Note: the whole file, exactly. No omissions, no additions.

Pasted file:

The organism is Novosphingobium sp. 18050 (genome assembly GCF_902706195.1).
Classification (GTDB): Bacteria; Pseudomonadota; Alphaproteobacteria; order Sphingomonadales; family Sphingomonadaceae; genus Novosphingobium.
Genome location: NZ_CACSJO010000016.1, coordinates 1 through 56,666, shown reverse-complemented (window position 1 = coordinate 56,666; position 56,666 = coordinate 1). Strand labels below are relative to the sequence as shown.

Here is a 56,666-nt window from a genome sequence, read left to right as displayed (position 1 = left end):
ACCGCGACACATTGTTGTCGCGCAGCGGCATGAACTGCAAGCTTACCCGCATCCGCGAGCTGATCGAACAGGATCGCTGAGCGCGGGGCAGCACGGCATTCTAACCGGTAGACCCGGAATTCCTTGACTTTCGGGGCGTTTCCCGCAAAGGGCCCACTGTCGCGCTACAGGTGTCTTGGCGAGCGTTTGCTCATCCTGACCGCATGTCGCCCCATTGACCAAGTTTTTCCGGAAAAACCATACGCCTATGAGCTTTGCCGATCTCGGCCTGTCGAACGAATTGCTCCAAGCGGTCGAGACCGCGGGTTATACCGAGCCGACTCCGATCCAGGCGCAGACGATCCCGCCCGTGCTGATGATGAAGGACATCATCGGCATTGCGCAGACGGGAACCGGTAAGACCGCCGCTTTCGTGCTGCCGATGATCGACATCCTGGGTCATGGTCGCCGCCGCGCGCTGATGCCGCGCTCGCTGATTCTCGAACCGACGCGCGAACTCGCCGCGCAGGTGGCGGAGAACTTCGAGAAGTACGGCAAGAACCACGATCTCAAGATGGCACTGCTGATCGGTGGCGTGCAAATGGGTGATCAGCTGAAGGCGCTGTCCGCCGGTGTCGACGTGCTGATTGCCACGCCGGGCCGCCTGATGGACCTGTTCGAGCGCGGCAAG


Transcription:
The organism is Novosphingobium sp. 18050 (genome assembly GCF_902706195.1).
Classification (GTDB): Bacteria; Pseudomonadota; Alphaproteobacteria; order Sphingomonadales; family Sphingomonadaceae; genus Novosphingobium.
Genome location: NZ_CACSJO010000016.1, coordinates 1 through 56,666, shown reverse-complemented (window position 1 = coordinate 56,666; position 56,666 = coordinate 1). Strand labels below are relative to the sequence as shown.

Here is a 56,666-nt window from a genome sequence, read left to right as displayed (position 1 = left end):
ACCGCGACACATTGTTGTCGCGCAGCGGCATGAACTGCAAGCTTACCCGCATCCGCGAGCTGATCGAACAGGATCGCTGAGCGCGGGGCAGCACGGCATTCTAACCGGTAGACCCGGAATTCCTTGACTTTCGGGGCGTTTCCCGCAAAGGGCCCACTGTCGCGCTACAGGTGTCTTGGCGAGCGTTTGCTCATCCTGACCGCATGTCGCCCCATTGACCAAGTTTTTCCGGAAAAACCATACGCCTATGAGCTTTGCCGATCTCGGCCTGTCGAACGAATTGCTCCAAGCGGTCGAGACCGCGGGTTATACCGAGCCGACTCCGATCCAGGCGCAGACGATCCCGCCCGTGCTGATGATGAAGGACATCATCGGCATTGCGCAGACGGGAACCGGTAAGACCGCCGCTTTCGTGCTGCCGATGATCGACATCCTGGGTCATGGTCGCCGCCGCGCGCTGATGCCGCGCTCGCTGATTCTCGAACCGACGCGCGAACTCGCCGCGCAGGTGGCGGAGAACTTCGAGAAGTACGGCAAGAACCACGATCTCAAGATGGCACTGCTGATCGGTGGCGTGCAAATGGGTGATCAGCTGAAGGCGCTGTCCGCCGGTGTCGACGTGCTGATTGCCACGCCGGGCCGCCTGATGGACCTGTTCGAGCGCGGCAAG